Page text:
Friday, May 24, 2013

May Moonrise, Lonesome Valley

Today was full moon Friday, time for May's Full Moon. It would be "100% illuminated", as the scientists say, at about 9:30 PM. After dark, that is.

So, the time to make moonrise shots was around sunset time, before it got too dark. The moon would rise early enough to make it happen. Who cares, or could tell, that it would only be 99.999% illuminated at that time?

Lonesome Valley basalt butte and Granite Mountain (far horizon).
I was in place at the north end of Lonesome Valley, in the central highlands of Yavapai County, Arizona. The basalt buttes and the distant skyline of Granite Mountain provided a nice sunset light scenic to the southwest. 

Then, my attention was to the southeast, toward Mingus Mountain and the Black Hills, where the moon would appear. 

It was a calm, peaceful late spring evening, and nobody was around. The Earth's shadow made its familiar gradation from blue to pink. Then the moon began edging over the horizon of the mountains. Perfect. 

And it was. I made several exposures from wide angle, which showed the Earth's shadow colors better, to medium telephoto, with the mountains larger within the frame. 

Then it was time to go back to my studio and see how I did. Now you can see, too.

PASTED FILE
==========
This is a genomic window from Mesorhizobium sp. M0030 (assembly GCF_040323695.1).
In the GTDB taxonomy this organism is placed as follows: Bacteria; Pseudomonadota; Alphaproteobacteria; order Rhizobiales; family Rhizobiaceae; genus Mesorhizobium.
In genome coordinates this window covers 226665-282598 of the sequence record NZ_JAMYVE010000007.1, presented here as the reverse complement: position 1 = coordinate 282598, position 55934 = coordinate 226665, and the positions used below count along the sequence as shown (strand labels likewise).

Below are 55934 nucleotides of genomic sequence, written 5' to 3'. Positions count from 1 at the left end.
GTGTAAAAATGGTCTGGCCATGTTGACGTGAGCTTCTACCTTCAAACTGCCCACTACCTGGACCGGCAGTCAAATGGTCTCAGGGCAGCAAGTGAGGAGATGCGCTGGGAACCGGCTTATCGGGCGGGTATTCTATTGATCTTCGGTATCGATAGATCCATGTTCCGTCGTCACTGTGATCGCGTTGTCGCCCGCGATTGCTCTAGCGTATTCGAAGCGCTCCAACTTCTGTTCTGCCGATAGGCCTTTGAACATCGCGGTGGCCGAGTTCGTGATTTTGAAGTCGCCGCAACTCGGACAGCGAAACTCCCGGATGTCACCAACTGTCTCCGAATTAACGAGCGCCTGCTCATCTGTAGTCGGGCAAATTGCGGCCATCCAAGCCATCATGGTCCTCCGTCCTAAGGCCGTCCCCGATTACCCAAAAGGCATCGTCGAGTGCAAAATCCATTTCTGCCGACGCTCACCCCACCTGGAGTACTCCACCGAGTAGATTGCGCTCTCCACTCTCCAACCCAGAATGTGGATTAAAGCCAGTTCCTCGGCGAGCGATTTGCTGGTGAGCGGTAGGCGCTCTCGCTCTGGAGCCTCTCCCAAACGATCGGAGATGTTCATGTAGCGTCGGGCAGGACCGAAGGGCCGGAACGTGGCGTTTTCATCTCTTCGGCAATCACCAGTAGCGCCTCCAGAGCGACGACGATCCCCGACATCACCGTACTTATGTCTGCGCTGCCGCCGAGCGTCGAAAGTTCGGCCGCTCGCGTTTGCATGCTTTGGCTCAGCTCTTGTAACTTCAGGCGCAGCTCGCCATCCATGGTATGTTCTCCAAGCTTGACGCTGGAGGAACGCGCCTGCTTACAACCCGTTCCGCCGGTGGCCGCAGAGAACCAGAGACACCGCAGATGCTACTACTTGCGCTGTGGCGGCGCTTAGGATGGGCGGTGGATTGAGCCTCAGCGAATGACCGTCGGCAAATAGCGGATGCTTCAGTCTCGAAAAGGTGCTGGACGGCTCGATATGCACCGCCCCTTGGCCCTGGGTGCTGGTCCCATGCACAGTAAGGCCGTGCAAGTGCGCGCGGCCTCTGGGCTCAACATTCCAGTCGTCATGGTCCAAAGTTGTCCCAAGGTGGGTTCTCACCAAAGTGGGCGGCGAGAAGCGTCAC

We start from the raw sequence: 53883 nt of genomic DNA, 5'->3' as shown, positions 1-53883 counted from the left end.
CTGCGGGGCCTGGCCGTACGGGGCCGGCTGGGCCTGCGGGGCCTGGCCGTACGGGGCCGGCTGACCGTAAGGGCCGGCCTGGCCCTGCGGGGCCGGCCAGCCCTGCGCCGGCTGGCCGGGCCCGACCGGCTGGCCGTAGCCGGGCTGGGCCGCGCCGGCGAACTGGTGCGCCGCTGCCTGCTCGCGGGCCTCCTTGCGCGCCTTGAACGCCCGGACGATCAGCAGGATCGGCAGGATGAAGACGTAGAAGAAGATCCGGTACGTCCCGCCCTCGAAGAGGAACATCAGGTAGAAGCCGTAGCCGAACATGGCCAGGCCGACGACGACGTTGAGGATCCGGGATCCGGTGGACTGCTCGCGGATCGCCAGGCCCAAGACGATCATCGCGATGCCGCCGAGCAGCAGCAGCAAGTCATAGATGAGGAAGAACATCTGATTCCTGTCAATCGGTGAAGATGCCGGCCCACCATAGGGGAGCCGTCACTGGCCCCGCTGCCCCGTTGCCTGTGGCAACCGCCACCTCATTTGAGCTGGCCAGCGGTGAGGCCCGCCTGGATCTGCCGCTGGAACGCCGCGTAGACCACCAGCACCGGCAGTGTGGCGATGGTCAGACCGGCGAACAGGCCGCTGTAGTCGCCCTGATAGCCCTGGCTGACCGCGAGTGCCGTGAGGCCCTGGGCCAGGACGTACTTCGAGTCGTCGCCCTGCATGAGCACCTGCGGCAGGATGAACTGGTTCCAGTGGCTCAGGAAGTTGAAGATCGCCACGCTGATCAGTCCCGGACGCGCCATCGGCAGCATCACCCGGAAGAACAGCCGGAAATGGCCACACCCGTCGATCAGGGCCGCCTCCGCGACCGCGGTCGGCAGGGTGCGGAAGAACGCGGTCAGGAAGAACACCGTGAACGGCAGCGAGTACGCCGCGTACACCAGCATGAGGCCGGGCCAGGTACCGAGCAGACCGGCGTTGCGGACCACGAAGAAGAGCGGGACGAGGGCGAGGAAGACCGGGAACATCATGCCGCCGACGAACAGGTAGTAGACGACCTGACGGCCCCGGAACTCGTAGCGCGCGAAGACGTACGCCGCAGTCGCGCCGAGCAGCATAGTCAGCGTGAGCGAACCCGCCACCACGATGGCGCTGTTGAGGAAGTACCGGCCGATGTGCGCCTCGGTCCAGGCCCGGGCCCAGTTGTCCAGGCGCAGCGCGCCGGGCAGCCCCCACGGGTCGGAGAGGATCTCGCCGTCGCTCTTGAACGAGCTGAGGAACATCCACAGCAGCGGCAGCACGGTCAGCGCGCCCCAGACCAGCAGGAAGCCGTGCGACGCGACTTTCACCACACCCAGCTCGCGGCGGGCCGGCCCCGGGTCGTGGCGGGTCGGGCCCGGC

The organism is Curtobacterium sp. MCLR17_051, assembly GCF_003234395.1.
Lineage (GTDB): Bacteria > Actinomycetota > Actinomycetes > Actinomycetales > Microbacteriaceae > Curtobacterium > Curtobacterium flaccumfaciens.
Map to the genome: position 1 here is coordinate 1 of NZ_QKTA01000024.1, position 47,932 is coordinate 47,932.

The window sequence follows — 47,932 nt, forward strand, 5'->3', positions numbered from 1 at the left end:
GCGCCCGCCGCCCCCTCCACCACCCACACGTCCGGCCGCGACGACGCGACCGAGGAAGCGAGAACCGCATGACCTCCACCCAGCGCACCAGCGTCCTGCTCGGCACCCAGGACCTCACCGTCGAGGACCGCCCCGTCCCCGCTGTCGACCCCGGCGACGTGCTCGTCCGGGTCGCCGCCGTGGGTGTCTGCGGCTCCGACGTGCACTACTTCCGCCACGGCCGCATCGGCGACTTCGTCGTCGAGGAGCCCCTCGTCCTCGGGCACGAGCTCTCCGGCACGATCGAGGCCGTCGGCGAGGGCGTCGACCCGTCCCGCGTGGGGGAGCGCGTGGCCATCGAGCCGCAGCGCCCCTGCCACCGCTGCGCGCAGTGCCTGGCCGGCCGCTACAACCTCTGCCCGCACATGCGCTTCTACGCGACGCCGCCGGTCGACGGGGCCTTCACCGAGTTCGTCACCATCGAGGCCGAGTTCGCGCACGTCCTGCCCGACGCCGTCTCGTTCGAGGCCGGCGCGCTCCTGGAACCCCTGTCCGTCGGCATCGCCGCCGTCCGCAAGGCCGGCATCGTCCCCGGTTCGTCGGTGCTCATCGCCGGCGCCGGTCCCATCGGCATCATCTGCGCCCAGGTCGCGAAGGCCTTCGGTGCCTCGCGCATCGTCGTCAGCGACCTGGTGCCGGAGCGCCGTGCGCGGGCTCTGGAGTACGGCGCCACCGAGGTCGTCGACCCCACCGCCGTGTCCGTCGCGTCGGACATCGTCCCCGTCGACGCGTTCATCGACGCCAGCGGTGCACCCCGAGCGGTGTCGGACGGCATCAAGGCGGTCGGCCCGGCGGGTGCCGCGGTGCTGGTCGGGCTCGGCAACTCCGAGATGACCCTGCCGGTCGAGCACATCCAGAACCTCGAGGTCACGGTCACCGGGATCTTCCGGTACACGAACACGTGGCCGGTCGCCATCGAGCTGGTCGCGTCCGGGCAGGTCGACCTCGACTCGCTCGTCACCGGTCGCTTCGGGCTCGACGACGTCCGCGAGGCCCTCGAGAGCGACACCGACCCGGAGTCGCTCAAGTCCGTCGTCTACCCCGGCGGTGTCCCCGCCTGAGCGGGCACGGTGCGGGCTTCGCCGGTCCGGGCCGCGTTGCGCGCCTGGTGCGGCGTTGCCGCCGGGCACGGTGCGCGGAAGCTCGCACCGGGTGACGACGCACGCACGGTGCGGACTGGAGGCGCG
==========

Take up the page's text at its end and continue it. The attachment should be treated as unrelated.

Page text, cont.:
Sunday, May 12, 2013

High Desert Reading Room

A perfect May afternoon in the Central Arizona Highlands of Yavapai County: not just the trademark Arizona blue sky, but also featuring perfect cumulus clouds for an added, slowly changing treat. 

I pulled over at one my my favorite spots at the north end of Lonesome Valley. Time to kick back, drink some water, eat a snack, watch the afternoon go peacefully by. Savor and savor some more until the sunset hour arrived.

I was reading Ellsworth Kolb's Through the Grand Canyon From Wyoming to Mexico, the first person account of he and his brother Emery's famous river expedition that captured the first motion pictures of running the wild river, way back in 1911-12. Being professional photographers, their equipment was their life, especially on that hazardous trip.

Meanwhile, here I was about a hundred years later, with my jewel of a digital camera to photograph with on a lazy spring Saturday, about 80 miles south of Grand Canyon. I was in such a perfect spot that I actually took some of my photos from the cab of my pickup truck, while reading the book. Not exactly an expedition. Just incredibly satisfying.

Then I got the idea of shooting a panoramic image from inside the truck, using it as the frame to the scenery I was reveling in. Even a clip of video. To document my mobile reading room.

The Kolb brothers would have appreciated it, I'm sure. Get the shot, no matter how hard, or how easy.